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Camden officials seek N.J.’s help with surge in crime

Hours after an apparently botched robbery left a bodega owner dead, the 48th homicide victim this year, Camden officials cried out for state help for their embattled police force in its struggle against a crime wave.

Hours after an apparently botched robbery left a bodega owner dead, the 48th homicide victim this year, Camden officials cried out for state help for their embattled police force in its struggle against a crime wave.

About 8 Monday night, two masked men armed with assault rifles burst into Bernard Grocery in the city's Cramer Hill section. The men opened fire, fatally striking Miguel Almonte, 48, a father of five, who was behind the counter. Three others standing in the aisles, including an employee, were wounded. The gunmen got away with cash.

"We're currently a city under siege. We are under siege by criminals. We are under siege by the drug activity. . . . We are under siege by murderers," Council President Frank Moran said Tuesday, standing in front of the grocery store.

Later Tuesday, Moran introduced a resolution at a council caucus urging Mayor Dana L. Redd to declare a state of emergency and to seek National Guard and State Police reinforcements.

The county prosecutor, who has blamed the crime upsurge on a budget crunch that forced police cutbacks in January, appealed for more police on city streets, though he declined to state his position on the call for an emergency declaration.

The last time Camden authorities invoked emergency powers was in 1991, amid a Mischief Night arson outburst.

Redd said that Monday night, she called state Attorney General Paula Dow, asking for help.

Hours before the grocery-store assault, the Camden Police Department reassigned officers from an undercover narcotics unit to uniformed community patrols to boost police visibility on city streets.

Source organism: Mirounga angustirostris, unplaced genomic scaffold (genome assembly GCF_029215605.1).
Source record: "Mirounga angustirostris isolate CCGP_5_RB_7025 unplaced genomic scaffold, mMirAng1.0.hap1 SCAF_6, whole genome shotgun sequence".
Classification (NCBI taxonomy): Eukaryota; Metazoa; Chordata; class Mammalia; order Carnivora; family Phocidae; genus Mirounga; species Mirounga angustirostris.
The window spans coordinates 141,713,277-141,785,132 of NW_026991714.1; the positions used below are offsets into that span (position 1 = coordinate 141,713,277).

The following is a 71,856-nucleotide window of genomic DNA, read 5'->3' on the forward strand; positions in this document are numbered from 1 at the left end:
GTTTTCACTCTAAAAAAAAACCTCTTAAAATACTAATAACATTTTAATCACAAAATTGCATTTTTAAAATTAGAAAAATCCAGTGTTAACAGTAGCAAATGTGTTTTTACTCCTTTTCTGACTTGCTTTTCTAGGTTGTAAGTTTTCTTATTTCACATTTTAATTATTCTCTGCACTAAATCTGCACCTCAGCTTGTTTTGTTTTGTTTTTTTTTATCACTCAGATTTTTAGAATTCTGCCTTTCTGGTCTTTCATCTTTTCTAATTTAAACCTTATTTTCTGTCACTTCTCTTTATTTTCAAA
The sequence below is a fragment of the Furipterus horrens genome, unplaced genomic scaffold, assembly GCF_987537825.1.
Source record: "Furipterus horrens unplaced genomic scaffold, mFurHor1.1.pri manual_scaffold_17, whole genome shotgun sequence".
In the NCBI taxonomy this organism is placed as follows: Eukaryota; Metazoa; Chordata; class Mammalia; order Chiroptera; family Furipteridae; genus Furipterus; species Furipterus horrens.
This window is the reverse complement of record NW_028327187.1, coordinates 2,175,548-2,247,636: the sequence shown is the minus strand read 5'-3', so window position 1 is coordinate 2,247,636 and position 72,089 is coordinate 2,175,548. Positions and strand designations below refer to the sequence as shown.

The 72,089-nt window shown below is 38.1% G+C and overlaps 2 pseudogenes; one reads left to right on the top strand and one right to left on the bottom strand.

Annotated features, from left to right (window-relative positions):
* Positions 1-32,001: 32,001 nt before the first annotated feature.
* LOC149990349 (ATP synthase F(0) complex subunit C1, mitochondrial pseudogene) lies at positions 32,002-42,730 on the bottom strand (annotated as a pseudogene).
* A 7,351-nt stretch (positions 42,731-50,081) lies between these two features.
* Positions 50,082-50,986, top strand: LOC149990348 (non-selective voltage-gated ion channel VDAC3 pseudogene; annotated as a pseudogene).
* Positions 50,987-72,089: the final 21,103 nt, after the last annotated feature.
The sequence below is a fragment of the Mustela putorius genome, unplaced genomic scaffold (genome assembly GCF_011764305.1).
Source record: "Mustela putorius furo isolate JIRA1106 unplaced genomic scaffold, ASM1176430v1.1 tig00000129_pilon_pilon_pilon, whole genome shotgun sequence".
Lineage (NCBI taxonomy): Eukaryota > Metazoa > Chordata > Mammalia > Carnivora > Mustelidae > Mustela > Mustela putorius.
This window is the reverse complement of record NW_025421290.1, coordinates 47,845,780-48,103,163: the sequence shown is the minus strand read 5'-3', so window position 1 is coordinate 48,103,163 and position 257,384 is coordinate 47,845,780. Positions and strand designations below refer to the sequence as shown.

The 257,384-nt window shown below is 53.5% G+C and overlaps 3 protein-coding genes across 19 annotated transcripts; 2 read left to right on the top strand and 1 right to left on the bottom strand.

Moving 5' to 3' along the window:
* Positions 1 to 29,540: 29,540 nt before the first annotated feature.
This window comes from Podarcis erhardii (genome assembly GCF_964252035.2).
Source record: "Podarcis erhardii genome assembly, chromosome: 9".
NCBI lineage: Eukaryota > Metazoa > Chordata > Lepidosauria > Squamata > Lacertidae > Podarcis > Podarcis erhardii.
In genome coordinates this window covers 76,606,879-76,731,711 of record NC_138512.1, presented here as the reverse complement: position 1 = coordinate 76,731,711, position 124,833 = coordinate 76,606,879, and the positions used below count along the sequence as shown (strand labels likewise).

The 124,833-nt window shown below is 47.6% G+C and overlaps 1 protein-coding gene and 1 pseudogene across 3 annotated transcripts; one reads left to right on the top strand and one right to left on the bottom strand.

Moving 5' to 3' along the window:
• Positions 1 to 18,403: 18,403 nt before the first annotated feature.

The move, though likely temporary, drew criticism from at least one member of the tactical narcotics unit, who said dismantling the group would diminish the war on the drug trade, which is at the root of many other crimes in the city. The unit is part of a federally funded countywide task force.

There have been 11 more homicides so far this year compared with the same period last year, with the total creeping ever closer to the record 58 homicides in 1995. Other crimes also have spiked in recent months, including aggravated assault.

Facing a $26 million city budget deficit, the mayor in January laid off 168 officers - nearly half of the department. Redd has since rehired 99 of the laid-off officers, using a variety of grants.

"We're looking for manpower," Redd said she told the attorney general, though she declined to say whether she would heed Moran's call to declare a state of emergency.

There is already a state police presence in Camden, assisting mostly with specialized units, such as a shooting-response team. State troopers also are part of the countywide High Intensity Drug Trafficking Area task force that also included, until their reassignment this week, members of the Camden narcotics unit.